I wrote a comment earlier about the challenge many Jewish lawyers faced getting hired by law firms, particularly those considered among the finest in the country, in large markets such as New York. By sheer accident, I stumbled across this very informative article published today about the very same topic. Apparently it is a topic covered by Dr. Eli Wald, an Israeli born professor of law at Denver College of Law, who at one point practiced at one of the big New York firms that presumably had Jewish origins.
While the article doesn’t mention it, part of the problem was not only that the firms didn’t want to hire Jews, but that clients often did not wish to have Jewish attorneys work on their cases. We’re talking about the ’40s, ’50s, ’60s, and even ’70s for some of these firms. Slowly but surely, however, the market changed and Jews, who often were compelled to form their own firms because they couldn’t find jobs at the best firms in town, were able to find areas of practice that were not areas of focus for the big firms and mined these specialties to develop into much larger firms. Slowly, the Jewish firms grew in prominence to rival the non-Jewish firms. It also turns out that as these specialty areas like litigation and bankruptcy became lucrative practices, that unspoken bigotry began to break down – apparently money spoke to the formerly closed-minded firms and when they wanted to bring in successful practitioners in these practices where they did not possess expertise or a pool of clients, they ended up hiring Jewish partners.
Once those walls had broken down, these firms began to evolve into what they are today where there seems to be no or very little bias in the legal marketplace and you can find Jewish and non-Jewish practitioners at both the historically Protestant firms as well as at the historically Jewish firms. The article points to Joseph Shenker, an ordained Orthodox Jewish rabbi, who is now the vice-Chairman of Sullivan & Cromwell, a pre-eminent firm and, as one can tell by its name, not one of the ‘Jewish firms.”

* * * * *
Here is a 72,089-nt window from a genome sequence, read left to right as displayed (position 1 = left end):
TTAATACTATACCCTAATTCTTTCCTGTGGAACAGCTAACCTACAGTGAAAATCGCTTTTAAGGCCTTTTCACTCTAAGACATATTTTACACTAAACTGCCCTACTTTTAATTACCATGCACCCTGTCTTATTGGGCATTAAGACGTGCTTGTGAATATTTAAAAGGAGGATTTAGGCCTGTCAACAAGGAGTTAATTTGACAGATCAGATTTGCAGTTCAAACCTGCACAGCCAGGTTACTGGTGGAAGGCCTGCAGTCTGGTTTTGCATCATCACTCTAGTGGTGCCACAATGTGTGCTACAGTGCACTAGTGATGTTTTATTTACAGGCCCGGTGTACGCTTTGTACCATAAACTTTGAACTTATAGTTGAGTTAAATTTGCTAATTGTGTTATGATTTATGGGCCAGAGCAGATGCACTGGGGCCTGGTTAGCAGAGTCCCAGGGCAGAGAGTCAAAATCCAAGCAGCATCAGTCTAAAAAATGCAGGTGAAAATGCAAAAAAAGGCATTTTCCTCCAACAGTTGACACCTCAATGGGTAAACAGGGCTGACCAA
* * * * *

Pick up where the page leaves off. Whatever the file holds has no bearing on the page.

It’s a fascinating article and well worth the read. Here are some highlights:
Ezra G. Levin, co-chair of Kramer Levin Naftalis & Frankel recalled that a classmate of his from Columbia Law School interviewed at a white-shoe firm in the late 1950s.
“It wasn’t possible to tell from the candidate’s name whether he was Jewish or not,” said Mr. Levin. The interviewing partner led the candidate into a conference room festooned with the seals of Ivy League universities and pointed to Yale’s insignia, which bears a Hebrew inscription.
“The partner wanted to know if he could read it,” said Mr. Levin.
According to Mr. [Eli] Wald, for the first half of the 20th century, the dominance of the New York corporate bar by the white-shoe, Wall Street firms was unquestioned, as were their hiring practices, which either excluded Jews, Catholics and other groups or severely restricted their numbers based on the belief that the “best men” came from privileged, Protestant backgrounds. Similar admission policies at top law schools ensured that the pool of candidates applying to elite firms from disfavored groups was small.